Agile Training

Agile is a Mindset which adopts tools and techniques that help you develop better products. By reducing waste in the development process, your products will more effectively meet your business and customer needs. We can offer you and your team coaching and mentoring to assist you on your journey.

Project Cooks delivers training licensed from SoftEd. We are currently offering Agile Fundamentals, Agile Project Management, Agile Product Ownership, and Agile Facilitation and Iteration Management.

We think this is the best introduction to Agile course in the world! Designed and built in Australia/New Zealand, it is offered in a variety of countries including the USA, Australia, Singapore, NZ and India.

This ICAgile accredited course examines the roles and responsibilities of team members working on Agile projects, explores the specific practices which are used on Agile projects, explains the theory and concepts behind the Agile approach and prepares team members to be immediately productive working in an Agile environment.

SoftEd’s “Agile Fundamentals” is a proven, world-class course: As of late 2014, it has run over 250 times around the world.

During three dynamic days, participants will gain a comprehensive understanding of what to expect on an Agile project and the skills needed to be effective.

The course covers the philosophy, values, principles and background of the Agile methodology. It explains the flow, the processes and the environment of an Agile project, giving participants an overall understanding of the Agile world and the tools and techniques used in delivering value. It presents a structure for defining value and ensuring the project delivers the right product at the right time for the right customer. All participants receive a  pack of Agile Sizing Cards.

This course is not tied to a particular tool.

Certification:

 IC Agile Accredited course

This course aligns with the Foundation learning objectives of the International Consortium for Agile’s “Fundamentals of Agile” track. Successful completion of the course results in the participant becoming a “Certified ICAgile Professional”. For more information go to www.icagile.com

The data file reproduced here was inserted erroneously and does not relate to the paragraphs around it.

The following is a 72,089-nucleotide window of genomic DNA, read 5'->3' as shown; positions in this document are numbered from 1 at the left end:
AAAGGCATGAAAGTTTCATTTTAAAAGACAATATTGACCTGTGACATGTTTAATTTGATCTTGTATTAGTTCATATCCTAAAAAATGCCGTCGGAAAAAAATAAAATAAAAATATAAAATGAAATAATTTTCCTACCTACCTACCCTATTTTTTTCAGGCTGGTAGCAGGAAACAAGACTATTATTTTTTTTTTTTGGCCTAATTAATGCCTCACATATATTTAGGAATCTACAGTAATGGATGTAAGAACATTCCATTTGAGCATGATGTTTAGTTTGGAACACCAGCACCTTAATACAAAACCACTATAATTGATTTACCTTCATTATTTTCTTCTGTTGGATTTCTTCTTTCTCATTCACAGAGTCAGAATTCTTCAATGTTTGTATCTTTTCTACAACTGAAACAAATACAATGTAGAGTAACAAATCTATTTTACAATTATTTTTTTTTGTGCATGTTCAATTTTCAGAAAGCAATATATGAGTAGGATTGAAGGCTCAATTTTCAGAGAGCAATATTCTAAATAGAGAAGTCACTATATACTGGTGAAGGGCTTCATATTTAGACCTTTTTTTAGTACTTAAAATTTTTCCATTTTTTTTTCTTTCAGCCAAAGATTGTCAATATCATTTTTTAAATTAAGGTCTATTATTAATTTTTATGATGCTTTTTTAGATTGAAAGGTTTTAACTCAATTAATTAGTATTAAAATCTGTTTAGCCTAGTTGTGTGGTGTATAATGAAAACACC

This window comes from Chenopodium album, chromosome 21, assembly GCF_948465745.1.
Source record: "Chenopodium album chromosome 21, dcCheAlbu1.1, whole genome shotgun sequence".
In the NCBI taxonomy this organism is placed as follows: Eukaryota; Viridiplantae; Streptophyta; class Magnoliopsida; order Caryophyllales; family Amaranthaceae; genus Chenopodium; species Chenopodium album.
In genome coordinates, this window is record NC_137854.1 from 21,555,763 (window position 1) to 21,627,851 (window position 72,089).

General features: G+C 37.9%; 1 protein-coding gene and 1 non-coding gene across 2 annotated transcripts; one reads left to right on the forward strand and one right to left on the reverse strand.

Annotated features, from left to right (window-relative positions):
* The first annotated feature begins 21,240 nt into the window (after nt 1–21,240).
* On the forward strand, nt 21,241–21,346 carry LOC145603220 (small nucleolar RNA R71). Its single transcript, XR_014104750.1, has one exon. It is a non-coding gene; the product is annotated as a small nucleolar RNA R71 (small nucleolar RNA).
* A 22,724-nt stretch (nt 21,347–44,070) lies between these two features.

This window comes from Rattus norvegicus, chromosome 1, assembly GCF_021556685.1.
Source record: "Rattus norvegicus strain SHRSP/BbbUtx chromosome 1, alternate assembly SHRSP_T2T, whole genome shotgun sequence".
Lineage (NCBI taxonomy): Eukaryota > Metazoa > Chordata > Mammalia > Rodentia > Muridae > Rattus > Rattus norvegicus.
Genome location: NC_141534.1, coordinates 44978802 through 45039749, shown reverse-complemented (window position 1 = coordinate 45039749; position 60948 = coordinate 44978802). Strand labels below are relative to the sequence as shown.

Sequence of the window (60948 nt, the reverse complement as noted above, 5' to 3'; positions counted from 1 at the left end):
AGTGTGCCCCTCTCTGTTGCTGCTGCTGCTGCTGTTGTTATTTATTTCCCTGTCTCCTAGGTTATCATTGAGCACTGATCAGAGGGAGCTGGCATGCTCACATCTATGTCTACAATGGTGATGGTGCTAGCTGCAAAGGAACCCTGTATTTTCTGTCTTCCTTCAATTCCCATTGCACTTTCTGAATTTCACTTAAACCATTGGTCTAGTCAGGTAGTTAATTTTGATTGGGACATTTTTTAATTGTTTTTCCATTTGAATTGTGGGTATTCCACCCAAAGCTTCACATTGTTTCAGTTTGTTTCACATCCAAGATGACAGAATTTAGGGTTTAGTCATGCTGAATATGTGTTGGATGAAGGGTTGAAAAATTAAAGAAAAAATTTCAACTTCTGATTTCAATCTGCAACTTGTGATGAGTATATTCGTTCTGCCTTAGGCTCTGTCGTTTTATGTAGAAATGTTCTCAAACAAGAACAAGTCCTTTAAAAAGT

PMI® Accredited Course

PMI_REPThis course is accredited with the Project Management Institute (PMI®) for 21 PDUs (Professional Development Units). The PMI® course code is: AFD26092014X

More About This Course

Intended for:

  • Team members starting out in Agile projects
  • Project managers entering the Agile environment
  • Managers of teams involved in Agile development
  • Consultants looking for a solid grounding in Agile software development

Prerequisites: There are no prerequisites for this course.

Learning outcomes: By the end of this course you will be able to understand:

  • The background to participating in an Agile project
  • The roles and responsibilities of a typical Agile project team
  • The various tools available to Agile teams to facilitate the project
  • How Agile teams cooperate and collaborate to deliver business value
  • The important interpersonal skills Agile environments encourage and foster
  • How discipline and standards contribute to agility

Content:

  • The genesis of Agile – where these approaches came from and why they work
  • The Agile lifecycle and iterations
  • Roles on an Agile project
  • The phases of an Agile project
  • Project initiation activities – making sure we start right, focus on value, and build the right product
  • User stories
  • Agile tools – big visible charts, things on walls, velocity, burn-up and burn-down
  • The ‘pulse’ of an Agile project
  • Agile without iterations – Kanban flow
  • Supporting tools
  • Testing on Agile projects
  • Design and development practices in an Agile setting – test driven development, continuous integration, refactoring, pair programming, simple design
  • Project leadership roles and responsibilities, how to nurture self-organisation
  • Working effectively in empowered teams
  • Listening and collaboration skills
  • Dealing with issues and conflict in the team
  • Where to from here?

Method used: Lecturing is kept to the minimum necessary, most of the learning is achieved through applying the practices and techniques in group exercises and a case study.

Successful Project Leadership in Agile environments

ic-agileThis ICAgile accredited course will help you learn the skills, techniques and mindset needed to orchestrate a team effort, collaborate with stakeholders, and support self-organizing teams in continuously adjusting and refining their efforts to increase efficiency and effectiveness.

While some organizations using Agile development do not use the title of “Project Manager” and put a strong emphasis on self-organizing teams, it is nonetheless beneficial for one or more people on the team to have skills in helping the team work more cohesively, communicate more effectively with their stakeholders and support the team with an appropriate level and combination of leadership and guidance, coordination and facilitation.

Certification: This course covers the first step in the Agile Management Track of the IC Agile pathway and covers all the Learning Objectives of the Project Management Certification (ICP-APM). The ICP-APM Certification is granted on the successful completion of this course.

Please note: This is an expert level course designed for people with prior experience and fundamental training within Agile. See prerequisites.

More About This Course

Intended for:

  • Project Managers responsible for software development projects